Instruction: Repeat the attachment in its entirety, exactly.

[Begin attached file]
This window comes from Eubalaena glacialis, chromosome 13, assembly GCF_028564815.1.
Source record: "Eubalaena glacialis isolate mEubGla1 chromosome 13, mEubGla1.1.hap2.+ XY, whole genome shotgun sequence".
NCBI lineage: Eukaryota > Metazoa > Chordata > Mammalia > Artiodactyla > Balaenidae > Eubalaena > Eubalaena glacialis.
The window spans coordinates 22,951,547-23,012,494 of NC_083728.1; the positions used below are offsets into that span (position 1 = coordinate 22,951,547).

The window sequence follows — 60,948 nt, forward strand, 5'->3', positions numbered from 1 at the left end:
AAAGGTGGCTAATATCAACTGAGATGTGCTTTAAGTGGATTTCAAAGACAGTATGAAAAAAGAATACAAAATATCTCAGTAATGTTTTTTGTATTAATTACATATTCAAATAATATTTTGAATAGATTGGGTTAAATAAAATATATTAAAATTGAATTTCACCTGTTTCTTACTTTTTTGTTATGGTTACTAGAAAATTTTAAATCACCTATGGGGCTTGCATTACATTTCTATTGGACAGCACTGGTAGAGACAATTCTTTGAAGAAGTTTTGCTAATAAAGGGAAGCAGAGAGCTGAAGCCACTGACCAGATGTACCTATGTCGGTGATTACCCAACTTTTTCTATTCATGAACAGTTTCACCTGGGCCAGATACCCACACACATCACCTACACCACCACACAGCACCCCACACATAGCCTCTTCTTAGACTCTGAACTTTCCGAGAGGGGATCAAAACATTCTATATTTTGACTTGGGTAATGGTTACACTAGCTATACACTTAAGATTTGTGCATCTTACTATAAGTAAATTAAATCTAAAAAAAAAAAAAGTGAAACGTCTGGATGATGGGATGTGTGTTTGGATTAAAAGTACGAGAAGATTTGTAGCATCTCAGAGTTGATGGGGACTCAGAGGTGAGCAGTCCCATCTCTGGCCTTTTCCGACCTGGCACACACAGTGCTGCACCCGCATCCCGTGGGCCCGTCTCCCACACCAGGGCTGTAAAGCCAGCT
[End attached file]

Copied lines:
This window comes from Eubalaena glacialis, chromosome 13, assembly GCF_028564815.1.
Source record: "Eubalaena glacialis isolate mEubGla1 chromosome 13, mEubGla1.1.hap2.+ XY, whole genome shotgun sequence".
NCBI lineage: Eukaryota > Metazoa > Chordata > Mammalia > Artiodactyla > Balaenidae > Eubalaena > Eubalaena glacialis.
The window spans coordinates 22,951,547-23,012,494 of NC_083728.1; the positions used below are offsets into that span (position 1 = coordinate 22,951,547).

The window sequence follows — 60,948 nt, forward strand, 5'->3', positions numbered from 1 at the left end:
AAAGGTGGCTAATATCAACTGAGATGTGCTTTAAGTGGATTTCAAAGACAGTATGAAAAAAGAATACAAAATATCTCAGTAATGTTTTTTGTATTAATTACATATTCAAATAATATTTTGAATAGATTGGGTTAAATAAAATATATTAAAATTGAATTTCACCTGTTTCTTACTTTTTTGTTATGGTTACTAGAAAATTTTAAATCACCTATGGGGCTTGCATTACATTTCTATTGGACAGCACTGGTAGAGACAATTCTTTGAAGAAGTTTTGCTAATAAAGGGAAGCAGAGAGCTGAAGCCACTGACCAGATGTACCTATGTCGGTGATTACCCAACTTTTTCTATTCATGAACAGTTTCACCTGGGCCAGATACCCACACACATCACCTACACCACCACACAGCACCCCACACATAGCCTCTTCTTAGACTCTGAACTTTCCGAGAGGGGATCAAAACATTCTATATTTTGACTTGGGTAATGGTTACACTAGCTATACACTTAAGATTTGTGCATCTTACTATAAGTAAATTAAATCTAAAAAAAAAAAAAGTGAAACGTCTGGATGATGGGATGTGTGTTTGGATTAAAAGTACGAGAAGATTTGTAGCATCTCAGAGTTGATGGGGACTCAGAGGTGAGCAGTCCCATCTCTGGCCTTTTCCGACCTGGCACACACAGTGCTGCACCCGCATCCCGTGGGCCCGTCTCCCACACCAGGGCTGTAAAGCCAGCT